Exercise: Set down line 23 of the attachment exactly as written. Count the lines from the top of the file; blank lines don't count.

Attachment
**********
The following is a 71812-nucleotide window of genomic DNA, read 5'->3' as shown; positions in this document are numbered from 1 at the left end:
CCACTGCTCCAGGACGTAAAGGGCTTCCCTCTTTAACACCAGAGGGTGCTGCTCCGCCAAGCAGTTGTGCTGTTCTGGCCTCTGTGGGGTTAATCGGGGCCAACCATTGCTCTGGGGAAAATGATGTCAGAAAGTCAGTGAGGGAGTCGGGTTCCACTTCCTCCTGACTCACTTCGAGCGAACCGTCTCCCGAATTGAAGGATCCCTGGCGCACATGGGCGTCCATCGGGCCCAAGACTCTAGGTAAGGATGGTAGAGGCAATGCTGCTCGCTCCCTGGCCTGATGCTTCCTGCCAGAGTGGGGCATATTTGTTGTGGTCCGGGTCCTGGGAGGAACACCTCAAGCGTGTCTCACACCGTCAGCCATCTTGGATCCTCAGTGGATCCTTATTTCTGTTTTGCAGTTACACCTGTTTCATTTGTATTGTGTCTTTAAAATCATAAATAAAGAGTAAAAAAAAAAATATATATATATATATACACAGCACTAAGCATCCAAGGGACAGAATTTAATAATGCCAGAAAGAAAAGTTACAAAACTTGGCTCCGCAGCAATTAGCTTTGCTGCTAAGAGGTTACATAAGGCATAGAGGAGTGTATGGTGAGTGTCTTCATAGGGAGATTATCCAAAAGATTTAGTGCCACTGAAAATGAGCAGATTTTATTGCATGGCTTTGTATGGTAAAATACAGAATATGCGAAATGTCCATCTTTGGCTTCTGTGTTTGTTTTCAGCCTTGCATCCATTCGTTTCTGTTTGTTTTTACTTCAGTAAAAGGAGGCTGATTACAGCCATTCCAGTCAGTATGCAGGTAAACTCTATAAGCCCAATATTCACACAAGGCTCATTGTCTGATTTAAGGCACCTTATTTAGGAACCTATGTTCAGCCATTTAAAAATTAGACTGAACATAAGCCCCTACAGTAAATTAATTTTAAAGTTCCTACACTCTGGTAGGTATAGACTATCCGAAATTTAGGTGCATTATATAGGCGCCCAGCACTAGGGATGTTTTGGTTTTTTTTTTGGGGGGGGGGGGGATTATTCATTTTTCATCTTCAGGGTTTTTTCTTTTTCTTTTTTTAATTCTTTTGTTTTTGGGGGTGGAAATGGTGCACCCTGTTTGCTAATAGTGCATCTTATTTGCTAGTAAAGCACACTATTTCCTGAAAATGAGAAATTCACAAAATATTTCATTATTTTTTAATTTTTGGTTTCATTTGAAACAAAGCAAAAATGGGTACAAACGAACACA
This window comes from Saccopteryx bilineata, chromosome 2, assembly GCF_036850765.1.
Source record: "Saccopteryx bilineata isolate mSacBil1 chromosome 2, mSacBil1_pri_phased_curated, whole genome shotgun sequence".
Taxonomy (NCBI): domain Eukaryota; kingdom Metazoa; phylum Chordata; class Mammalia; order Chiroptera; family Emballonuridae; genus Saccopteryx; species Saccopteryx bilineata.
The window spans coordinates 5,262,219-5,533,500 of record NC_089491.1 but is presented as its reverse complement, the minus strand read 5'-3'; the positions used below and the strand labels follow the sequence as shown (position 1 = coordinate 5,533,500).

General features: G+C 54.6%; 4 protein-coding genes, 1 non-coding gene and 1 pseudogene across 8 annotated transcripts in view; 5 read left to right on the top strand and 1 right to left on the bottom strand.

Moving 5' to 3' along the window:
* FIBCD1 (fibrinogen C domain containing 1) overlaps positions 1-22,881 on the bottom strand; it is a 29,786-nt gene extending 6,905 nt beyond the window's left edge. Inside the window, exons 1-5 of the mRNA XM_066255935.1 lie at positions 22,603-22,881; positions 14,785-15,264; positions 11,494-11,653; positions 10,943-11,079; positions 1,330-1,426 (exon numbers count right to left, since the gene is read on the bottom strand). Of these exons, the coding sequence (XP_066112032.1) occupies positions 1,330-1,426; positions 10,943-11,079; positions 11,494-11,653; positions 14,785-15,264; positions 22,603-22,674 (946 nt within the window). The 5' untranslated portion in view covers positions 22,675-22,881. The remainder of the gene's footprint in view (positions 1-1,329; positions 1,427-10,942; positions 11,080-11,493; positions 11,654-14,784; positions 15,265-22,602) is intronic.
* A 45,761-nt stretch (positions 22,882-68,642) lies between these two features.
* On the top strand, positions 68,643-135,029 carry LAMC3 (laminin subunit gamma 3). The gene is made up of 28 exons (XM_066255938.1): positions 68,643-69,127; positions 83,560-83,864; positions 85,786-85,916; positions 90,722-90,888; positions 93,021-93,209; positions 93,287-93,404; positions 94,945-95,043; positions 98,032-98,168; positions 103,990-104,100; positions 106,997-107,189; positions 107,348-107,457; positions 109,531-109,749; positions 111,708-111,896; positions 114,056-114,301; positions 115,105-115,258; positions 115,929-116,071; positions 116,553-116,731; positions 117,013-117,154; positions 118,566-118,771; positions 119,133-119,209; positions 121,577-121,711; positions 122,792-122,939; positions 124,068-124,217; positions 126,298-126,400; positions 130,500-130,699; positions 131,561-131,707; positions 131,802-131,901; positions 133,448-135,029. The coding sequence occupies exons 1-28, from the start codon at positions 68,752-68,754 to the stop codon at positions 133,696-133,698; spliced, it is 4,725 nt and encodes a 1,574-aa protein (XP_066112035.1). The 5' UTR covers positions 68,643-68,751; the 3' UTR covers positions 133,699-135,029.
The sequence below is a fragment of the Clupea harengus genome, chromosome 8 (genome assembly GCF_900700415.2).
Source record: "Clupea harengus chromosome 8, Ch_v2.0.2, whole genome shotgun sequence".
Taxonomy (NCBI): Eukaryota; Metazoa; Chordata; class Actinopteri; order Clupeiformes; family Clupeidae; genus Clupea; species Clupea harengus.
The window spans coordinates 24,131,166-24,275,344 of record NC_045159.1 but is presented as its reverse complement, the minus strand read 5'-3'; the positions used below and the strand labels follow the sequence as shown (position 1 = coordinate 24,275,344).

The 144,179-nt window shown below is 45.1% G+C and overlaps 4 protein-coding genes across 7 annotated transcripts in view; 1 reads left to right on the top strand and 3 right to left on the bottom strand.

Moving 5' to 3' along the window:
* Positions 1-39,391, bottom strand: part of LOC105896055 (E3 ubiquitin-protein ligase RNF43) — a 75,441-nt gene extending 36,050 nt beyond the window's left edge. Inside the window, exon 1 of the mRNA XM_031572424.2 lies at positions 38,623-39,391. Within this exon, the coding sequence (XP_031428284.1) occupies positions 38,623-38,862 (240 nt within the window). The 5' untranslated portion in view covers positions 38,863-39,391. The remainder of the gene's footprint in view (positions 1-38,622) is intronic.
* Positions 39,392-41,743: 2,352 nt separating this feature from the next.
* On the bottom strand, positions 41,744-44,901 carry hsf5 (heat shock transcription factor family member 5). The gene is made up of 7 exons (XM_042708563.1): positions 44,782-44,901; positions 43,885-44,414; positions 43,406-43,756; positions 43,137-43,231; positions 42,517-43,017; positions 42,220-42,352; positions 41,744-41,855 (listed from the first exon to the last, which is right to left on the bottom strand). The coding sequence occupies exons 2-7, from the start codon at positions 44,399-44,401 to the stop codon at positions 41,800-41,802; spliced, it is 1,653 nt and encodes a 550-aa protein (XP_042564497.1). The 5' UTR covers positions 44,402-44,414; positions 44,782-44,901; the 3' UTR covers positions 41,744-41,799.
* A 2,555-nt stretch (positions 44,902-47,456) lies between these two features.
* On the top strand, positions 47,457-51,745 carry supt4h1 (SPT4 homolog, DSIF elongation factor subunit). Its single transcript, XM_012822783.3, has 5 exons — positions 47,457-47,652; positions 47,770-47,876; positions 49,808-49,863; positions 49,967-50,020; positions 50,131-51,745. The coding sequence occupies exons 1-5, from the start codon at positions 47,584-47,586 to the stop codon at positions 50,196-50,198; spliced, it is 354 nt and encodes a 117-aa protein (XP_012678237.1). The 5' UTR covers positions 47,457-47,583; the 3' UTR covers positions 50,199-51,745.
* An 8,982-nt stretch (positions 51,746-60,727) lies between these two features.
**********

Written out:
* An 8,982-nt stretch (positions 51,746-60,727) lies between these two features.